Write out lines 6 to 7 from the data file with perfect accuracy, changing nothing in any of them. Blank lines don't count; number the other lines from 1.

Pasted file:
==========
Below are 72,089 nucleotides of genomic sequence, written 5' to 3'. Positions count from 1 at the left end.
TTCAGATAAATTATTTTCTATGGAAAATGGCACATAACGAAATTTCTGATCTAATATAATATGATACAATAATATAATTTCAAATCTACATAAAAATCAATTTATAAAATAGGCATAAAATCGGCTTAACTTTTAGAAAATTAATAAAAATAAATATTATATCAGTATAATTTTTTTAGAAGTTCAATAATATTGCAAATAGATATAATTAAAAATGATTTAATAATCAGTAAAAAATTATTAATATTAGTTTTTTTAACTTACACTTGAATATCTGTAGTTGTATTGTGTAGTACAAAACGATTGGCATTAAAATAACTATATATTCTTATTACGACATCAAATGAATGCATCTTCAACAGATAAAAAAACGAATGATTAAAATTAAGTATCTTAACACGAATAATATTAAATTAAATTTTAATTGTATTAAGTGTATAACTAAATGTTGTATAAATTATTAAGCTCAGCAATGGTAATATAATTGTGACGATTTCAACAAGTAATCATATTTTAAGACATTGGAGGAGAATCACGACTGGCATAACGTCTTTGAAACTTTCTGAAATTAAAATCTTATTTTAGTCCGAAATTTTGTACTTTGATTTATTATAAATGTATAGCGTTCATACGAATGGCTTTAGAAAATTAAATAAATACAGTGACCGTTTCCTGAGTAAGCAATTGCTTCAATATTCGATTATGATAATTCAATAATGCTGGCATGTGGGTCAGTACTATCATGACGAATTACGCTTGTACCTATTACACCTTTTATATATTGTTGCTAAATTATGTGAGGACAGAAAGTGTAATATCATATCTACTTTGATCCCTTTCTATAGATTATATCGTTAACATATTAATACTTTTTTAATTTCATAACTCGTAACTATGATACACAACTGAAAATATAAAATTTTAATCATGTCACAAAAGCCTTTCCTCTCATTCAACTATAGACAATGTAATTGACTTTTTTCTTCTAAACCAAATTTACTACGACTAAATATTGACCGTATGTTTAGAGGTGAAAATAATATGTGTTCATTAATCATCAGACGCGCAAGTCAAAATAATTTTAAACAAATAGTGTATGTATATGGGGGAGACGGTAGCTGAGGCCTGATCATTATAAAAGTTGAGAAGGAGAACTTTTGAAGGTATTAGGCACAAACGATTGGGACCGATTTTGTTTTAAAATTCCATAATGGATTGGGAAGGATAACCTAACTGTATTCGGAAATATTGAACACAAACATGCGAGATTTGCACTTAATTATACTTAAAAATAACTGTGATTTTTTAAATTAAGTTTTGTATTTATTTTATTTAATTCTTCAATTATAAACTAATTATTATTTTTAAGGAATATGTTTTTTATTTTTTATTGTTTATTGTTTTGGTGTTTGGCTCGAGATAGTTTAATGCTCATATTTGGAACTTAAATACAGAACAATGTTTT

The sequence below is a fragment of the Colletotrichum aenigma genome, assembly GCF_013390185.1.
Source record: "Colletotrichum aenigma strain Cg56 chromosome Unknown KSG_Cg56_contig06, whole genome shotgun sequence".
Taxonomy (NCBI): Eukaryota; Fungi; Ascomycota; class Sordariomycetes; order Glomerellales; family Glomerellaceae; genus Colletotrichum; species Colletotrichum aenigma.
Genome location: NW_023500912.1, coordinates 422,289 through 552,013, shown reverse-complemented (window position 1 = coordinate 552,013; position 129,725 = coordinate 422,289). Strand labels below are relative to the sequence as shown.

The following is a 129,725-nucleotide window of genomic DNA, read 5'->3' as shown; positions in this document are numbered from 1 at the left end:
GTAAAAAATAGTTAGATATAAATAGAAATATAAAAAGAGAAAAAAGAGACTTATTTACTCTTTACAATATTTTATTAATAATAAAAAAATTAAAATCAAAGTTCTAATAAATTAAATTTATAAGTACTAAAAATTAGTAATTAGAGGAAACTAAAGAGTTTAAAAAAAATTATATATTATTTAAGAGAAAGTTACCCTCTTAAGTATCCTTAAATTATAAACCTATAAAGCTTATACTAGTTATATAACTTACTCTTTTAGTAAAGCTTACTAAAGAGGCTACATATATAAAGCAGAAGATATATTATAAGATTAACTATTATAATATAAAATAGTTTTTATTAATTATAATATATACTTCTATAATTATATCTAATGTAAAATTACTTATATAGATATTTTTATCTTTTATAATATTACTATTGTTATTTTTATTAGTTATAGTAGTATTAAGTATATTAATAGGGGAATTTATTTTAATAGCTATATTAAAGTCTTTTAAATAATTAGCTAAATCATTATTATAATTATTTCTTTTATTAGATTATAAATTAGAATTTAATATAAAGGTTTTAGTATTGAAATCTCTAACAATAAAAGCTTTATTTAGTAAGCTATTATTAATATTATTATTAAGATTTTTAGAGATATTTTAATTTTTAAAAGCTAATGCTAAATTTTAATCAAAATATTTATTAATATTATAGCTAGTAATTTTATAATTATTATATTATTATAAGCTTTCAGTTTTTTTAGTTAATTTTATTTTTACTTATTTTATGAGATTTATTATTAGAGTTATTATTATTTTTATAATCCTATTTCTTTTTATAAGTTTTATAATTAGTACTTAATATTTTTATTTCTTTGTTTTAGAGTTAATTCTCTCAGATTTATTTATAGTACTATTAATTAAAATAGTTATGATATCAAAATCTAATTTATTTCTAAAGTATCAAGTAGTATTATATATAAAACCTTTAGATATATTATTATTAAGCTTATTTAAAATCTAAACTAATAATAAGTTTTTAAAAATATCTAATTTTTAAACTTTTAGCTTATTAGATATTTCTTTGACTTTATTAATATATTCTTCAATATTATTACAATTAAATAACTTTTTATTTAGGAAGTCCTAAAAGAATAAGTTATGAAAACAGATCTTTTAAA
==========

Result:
Genome location: NW_023500912.1, coordinates 422,289 through 552,013, shown reverse-complemented (window position 1 = coordinate 552,013; position 129,725 = coordinate 422,289). Strand labels below are relative to the sequence as shown.

The following is a 129,725-nucleotide window of genomic DNA, read 5'->3' as shown; positions in this document are numbered from 1 at the left end: